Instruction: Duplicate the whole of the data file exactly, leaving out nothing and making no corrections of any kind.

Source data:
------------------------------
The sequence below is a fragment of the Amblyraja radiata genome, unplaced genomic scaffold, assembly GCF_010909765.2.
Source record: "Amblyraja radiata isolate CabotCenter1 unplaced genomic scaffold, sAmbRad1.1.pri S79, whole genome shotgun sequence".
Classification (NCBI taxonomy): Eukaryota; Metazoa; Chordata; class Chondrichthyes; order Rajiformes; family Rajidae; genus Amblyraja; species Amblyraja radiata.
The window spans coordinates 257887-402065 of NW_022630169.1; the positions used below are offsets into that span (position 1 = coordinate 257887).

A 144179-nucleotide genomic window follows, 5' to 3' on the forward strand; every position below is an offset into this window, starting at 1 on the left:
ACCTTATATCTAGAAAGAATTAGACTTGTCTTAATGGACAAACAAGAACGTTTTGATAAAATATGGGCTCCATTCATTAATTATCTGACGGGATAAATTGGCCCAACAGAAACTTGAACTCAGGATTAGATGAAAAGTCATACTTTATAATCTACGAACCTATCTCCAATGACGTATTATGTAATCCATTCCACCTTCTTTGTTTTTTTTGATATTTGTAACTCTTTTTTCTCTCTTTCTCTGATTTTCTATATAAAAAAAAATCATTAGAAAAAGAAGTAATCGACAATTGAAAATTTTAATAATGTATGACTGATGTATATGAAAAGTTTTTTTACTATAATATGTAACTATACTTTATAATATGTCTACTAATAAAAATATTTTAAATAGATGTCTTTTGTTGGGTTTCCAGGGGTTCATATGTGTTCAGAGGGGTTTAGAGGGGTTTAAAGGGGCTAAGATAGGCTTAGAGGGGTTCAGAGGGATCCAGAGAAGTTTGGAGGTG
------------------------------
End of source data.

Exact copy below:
The sequence below is a fragment of the Amblyraja radiata genome, unplaced genomic scaffold, assembly GCF_010909765.2.
Source record: "Amblyraja radiata isolate CabotCenter1 unplaced genomic scaffold, sAmbRad1.1.pri S79, whole genome shotgun sequence".
Classification (NCBI taxonomy): Eukaryota; Metazoa; Chordata; class Chondrichthyes; order Rajiformes; family Rajidae; genus Amblyraja; species Amblyraja radiata.
The window spans coordinates 257887-402065 of NW_022630169.1; the positions used below are offsets into that span (position 1 = coordinate 257887).

A 144179-nucleotide genomic window follows, 5' to 3' on the forward strand; every position below is an offset into this window, starting at 1 on the left:
ACCTTATATCTAGAAAGAATTAGACTTGTCTTAATGGACAAACAAGAACGTTTTGATAAAATATGGGCTCCATTCATTAATTATCTGACGGGATAAATTGGCCCAACAGAAACTTGAACTCAGGATTAGATGAAAAGTCATACTTTATAATCTACGAACCTATCTCCAATGACGTATTATGTAATCCATTCCACCTTCTTTGTTTTTTTTGATATTTGTAACTCTTTTTTCTCTCTTTCTCTGATTTTCTATATAAAAAAAAATCATTAGAAAAAGAAGTAATCGACAATTGAAAATTTTAATAATGTATGACTGATGTATATGAAAAGTTTTTTTACTATAATATGTAACTATACTTTATAATATGTCTACTAATAAAAATATTTTAAATAGATGTCTTTTGTTGGGTTTCCAGGGGTTCATATGTGTTCAGAGGGGTTTAGAGGGGTTTAAAGGGGCTAAGATAGGCTTAGAGGGGTTCAGAGGGATCCAGAGAAGTTTGGAGGTG